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Officers and Swagger Sticks

Snakedoc

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Piper said:
We can't really have a 'if you want to wear it' kind of dress/ceremonial uniform...IMHO.

We already have this with the Navy high-collar whites.  They are authorized for wear but not mandatory.
 

chris_log

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Snakedoc said:
We already have this with the Navy high-collar whites.  They are authorized for wear but not mandatory.

Ah, forgot about those. But, correct me if I am wrong...aren't they in the 'not mandatory, but get them anyways because you're an officer' category? I know some recently commissioned navy folks I know were 'highly advised' to get that order of dress in addition to their mess dress.

Edit: To be honest, if I was a sailor I'd probably invest in those. That order of dress is second only to a piper in full highland regelia in overall 'cool-ness'.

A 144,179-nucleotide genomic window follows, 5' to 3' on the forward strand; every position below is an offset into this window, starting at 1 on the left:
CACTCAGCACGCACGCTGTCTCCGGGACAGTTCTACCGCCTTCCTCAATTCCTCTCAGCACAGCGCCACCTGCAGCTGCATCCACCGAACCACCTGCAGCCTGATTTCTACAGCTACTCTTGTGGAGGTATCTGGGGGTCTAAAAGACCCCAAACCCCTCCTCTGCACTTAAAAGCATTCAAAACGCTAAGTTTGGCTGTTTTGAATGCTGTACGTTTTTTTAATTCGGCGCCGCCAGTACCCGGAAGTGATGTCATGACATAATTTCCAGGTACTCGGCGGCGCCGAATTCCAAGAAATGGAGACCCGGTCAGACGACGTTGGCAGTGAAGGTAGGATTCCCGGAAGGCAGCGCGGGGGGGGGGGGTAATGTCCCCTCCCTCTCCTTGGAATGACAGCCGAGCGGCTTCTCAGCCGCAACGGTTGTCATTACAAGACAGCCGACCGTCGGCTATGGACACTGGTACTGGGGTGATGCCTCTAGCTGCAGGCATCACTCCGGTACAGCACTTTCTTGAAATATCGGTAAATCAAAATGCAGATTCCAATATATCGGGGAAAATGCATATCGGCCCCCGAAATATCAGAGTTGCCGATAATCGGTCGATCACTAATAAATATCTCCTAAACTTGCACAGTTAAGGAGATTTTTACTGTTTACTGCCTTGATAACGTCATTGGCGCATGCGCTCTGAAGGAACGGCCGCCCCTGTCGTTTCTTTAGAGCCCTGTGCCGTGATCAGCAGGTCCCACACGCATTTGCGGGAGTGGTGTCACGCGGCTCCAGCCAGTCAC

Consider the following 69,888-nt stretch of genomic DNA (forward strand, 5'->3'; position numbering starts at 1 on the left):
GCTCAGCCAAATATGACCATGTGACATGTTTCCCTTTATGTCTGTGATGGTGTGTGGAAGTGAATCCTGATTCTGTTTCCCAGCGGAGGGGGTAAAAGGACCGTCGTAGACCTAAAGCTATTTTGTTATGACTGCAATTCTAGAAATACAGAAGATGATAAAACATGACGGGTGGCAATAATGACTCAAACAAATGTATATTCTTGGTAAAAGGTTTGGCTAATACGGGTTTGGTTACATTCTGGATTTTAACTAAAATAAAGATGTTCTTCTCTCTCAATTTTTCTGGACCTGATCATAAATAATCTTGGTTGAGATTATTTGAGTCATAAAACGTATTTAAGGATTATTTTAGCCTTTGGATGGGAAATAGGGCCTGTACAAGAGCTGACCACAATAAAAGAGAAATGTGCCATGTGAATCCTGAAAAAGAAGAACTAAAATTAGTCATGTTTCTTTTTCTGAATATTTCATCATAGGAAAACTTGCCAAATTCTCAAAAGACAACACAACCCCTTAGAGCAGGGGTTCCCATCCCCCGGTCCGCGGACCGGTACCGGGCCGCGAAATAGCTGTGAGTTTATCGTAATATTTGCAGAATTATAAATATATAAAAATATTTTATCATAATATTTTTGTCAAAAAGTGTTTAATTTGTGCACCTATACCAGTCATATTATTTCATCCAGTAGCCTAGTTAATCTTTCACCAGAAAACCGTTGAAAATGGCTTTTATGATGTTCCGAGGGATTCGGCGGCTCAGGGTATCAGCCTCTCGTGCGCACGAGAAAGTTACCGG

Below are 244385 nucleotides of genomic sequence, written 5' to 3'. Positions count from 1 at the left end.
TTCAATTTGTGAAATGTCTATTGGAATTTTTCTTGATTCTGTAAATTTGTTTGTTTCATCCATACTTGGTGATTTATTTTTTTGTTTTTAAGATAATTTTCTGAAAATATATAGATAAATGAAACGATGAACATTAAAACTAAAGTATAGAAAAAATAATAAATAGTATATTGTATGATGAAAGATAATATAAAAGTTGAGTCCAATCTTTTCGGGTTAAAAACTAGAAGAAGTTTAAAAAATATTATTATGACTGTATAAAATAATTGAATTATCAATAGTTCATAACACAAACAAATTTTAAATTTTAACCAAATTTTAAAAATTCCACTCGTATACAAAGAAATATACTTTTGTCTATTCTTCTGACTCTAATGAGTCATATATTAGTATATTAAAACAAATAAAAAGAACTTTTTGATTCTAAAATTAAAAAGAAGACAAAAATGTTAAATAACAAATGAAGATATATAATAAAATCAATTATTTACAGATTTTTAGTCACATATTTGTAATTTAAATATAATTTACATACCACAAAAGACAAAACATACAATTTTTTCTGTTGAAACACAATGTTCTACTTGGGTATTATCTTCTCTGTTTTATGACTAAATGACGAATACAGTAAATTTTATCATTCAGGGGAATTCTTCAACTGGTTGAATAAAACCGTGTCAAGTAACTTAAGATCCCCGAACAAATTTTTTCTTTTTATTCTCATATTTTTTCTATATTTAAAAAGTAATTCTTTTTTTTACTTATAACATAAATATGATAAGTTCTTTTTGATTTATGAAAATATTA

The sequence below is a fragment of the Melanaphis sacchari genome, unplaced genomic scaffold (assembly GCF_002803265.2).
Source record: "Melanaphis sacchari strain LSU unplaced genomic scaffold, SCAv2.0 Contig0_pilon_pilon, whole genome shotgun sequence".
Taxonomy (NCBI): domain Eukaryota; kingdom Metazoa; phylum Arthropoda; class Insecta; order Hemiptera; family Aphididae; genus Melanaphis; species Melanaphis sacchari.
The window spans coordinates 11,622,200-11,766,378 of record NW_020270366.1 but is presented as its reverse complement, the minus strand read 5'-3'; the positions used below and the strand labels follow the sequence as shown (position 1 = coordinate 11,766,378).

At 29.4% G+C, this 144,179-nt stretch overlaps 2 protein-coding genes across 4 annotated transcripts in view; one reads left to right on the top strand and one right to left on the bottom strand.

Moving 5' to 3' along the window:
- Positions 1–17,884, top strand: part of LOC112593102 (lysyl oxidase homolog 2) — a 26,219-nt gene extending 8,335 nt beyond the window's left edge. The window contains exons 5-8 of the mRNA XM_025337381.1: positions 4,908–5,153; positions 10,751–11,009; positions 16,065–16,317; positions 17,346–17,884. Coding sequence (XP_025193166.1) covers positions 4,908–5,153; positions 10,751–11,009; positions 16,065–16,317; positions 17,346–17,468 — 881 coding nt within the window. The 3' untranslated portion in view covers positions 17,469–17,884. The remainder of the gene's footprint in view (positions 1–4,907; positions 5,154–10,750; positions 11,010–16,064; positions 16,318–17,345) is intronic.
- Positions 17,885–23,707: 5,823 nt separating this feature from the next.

Fishbone Jones

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My Regiment's Officers and Snr NCOs wear patrols, and we are in the process of establishing the viability\ need for the Jr ranks. Many of the Reserve Armoured Recce regiments wear them. I wear my DEU once a year at the Men's Xmas dinner. All the rest of the times, when not in CADPAT (or Mess Kit) we are in Patrols. You'll find the reference for them in Ch 5 of the Dress Regs - A-PD-201-000/PT-000

Piper said:
That order of dress is second only to a piper in full highland regelia in overall 'cool-ness'.